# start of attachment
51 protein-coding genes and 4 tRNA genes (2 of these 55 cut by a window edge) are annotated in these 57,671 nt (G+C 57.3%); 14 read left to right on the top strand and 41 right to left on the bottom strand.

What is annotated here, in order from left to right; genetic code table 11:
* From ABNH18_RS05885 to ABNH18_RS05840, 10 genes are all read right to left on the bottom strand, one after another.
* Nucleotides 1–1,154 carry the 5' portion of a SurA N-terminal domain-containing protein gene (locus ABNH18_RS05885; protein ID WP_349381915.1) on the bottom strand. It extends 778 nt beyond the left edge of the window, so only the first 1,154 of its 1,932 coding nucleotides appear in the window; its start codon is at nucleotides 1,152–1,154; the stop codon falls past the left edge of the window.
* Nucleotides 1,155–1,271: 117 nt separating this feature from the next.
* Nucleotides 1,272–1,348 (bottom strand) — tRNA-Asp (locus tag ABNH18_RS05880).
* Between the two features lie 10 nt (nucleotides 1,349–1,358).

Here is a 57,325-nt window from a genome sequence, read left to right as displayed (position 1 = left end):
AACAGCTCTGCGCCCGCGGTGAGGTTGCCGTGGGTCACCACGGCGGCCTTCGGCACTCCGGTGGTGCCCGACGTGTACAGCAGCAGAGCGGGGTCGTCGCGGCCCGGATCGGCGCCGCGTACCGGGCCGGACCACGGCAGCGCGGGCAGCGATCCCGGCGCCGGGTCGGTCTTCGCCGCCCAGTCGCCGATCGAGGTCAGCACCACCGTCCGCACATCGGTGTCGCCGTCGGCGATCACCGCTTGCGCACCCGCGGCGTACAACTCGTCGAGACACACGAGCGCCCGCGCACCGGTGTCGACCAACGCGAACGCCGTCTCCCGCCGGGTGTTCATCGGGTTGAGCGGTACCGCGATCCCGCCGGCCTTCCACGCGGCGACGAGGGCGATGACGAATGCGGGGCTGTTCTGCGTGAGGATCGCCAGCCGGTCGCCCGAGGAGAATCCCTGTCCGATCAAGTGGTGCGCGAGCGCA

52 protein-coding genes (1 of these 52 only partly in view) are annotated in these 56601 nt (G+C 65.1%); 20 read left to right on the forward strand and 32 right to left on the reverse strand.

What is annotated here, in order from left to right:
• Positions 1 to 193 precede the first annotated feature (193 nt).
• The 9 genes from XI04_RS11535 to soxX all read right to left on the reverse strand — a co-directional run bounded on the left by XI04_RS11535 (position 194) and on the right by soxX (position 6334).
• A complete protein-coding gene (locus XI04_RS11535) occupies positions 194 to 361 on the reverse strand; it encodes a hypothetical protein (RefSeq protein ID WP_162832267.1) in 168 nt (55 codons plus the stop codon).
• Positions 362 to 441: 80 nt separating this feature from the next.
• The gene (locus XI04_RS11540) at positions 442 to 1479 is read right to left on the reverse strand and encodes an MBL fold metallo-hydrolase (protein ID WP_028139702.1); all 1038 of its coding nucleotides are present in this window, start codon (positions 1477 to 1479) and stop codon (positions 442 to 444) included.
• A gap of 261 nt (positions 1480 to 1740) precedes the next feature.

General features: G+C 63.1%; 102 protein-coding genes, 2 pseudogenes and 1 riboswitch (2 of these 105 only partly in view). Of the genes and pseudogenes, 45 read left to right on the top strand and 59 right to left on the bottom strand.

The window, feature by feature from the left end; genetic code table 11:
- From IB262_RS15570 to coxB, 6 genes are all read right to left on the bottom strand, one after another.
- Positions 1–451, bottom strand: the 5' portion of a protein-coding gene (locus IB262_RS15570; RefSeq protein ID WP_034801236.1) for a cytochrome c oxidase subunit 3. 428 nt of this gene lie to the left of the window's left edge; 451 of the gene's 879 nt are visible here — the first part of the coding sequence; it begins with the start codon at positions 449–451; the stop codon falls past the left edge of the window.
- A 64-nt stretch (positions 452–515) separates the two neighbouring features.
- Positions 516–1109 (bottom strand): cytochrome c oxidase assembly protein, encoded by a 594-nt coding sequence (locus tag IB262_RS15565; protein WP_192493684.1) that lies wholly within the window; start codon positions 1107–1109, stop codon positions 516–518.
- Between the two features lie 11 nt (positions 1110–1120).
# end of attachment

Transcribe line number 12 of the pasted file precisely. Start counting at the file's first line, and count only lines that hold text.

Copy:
• Positions 1 to 193 precede the first annotated feature (193 nt).